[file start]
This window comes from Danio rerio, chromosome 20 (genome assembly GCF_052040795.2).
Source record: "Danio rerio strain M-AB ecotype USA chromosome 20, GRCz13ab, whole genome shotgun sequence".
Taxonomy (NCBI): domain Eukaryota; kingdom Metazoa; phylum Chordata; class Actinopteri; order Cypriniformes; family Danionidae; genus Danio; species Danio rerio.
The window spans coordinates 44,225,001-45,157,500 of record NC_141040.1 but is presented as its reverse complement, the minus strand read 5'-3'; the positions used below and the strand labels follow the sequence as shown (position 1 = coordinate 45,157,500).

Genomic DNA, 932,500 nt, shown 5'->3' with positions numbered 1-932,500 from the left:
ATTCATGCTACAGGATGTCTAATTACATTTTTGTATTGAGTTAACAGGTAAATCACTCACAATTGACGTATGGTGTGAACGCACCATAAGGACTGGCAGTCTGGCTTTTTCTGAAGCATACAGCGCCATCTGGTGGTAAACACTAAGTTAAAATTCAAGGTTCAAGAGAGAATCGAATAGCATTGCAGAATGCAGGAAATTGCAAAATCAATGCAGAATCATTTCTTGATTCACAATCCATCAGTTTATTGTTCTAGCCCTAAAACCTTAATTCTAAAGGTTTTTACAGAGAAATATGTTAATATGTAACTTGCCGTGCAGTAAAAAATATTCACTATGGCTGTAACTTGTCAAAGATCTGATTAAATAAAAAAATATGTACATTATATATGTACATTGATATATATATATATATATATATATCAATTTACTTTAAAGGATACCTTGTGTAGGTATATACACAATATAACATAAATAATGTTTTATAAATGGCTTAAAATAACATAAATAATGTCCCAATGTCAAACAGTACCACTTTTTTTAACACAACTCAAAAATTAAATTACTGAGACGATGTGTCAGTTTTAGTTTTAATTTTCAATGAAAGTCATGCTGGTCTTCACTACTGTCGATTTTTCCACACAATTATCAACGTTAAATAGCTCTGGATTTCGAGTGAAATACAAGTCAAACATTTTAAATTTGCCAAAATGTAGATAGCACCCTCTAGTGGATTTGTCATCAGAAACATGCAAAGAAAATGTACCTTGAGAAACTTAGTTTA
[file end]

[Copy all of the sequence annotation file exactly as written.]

This window comes from Danio rerio, chromosome 20 (genome assembly GCF_052040795.2).
Source record: "Danio rerio strain M-AB ecotype USA chromosome 20, GRCz13ab, whole genome shotgun sequence".
Taxonomy (NCBI): domain Eukaryota; kingdom Metazoa; phylum Chordata; class Actinopteri; order Cypriniformes; family Danionidae; genus Danio; species Danio rerio.
The window spans coordinates 44,225,001-45,157,500 of record NC_141040.1 but is presented as its reverse complement, the minus strand read 5'-3'; the positions used below and the strand labels follow the sequence as shown (position 1 = coordinate 45,157,500).

Genomic DNA, 932,500 nt, shown 5'->3' with positions numbered 1-932,500 from the left:
ATTCATGCTACAGGATGTCTAATTACATTTTTGTATTGAGTTAACAGGTAAATCACTCACAATTGACGTATGGTGTGAACGCACCATAAGGACTGGCAGTCTGGCTTTTTCTGAAGCATACAGCGCCATCTGGTGGTAAACACTAAGTTAAAATTCAAGGTTCAAGAGAGAATCGAATAGCATTGCAGAATGCAGGAAATTGCAAAATCAATGCAGAATCATTTCTTGATTCACAATCCATCAGTTTATTGTTCTAGCCCTAAAACCTTAATTCTAAAGGTTTTTACAGAGAAATATGTTAATATGTAACTTGCCGTGCAGTAAAAAATATTCACTATGGCTGTAACTTGTCAAAGATCTGATTAAATAAAAAAATATGTACATTATATATGTACATTGATATATATATATATATATATATATCAATTTACTTTAAAGGATACCTTGTGTAGGTATATACACAATATAACATAAATAATGTTTTATAAATGGCTTAAAATAACATAAATAATGTCCCAATGTCAAACAGTACCACTTTTTTTAACACAACTCAAAAATTAAATTACTGAGACGATGTGTCAGTTTTAGTTTTAATTTTCAATGAAAGTCATGCTGGTCTTCACTACTGTCGATTTTTCCACACAATTATCAACGTTAAATAGCTCTGGATTTCGAGTGAAATACAAGTCAAACATTTTAAATTTGCCAAAATGTAGATAGCACCCTCTAGTGGATTTGTCATCAGAAACATGCAAAGAAAATGTACCTTGAGAAACTTAGTTTA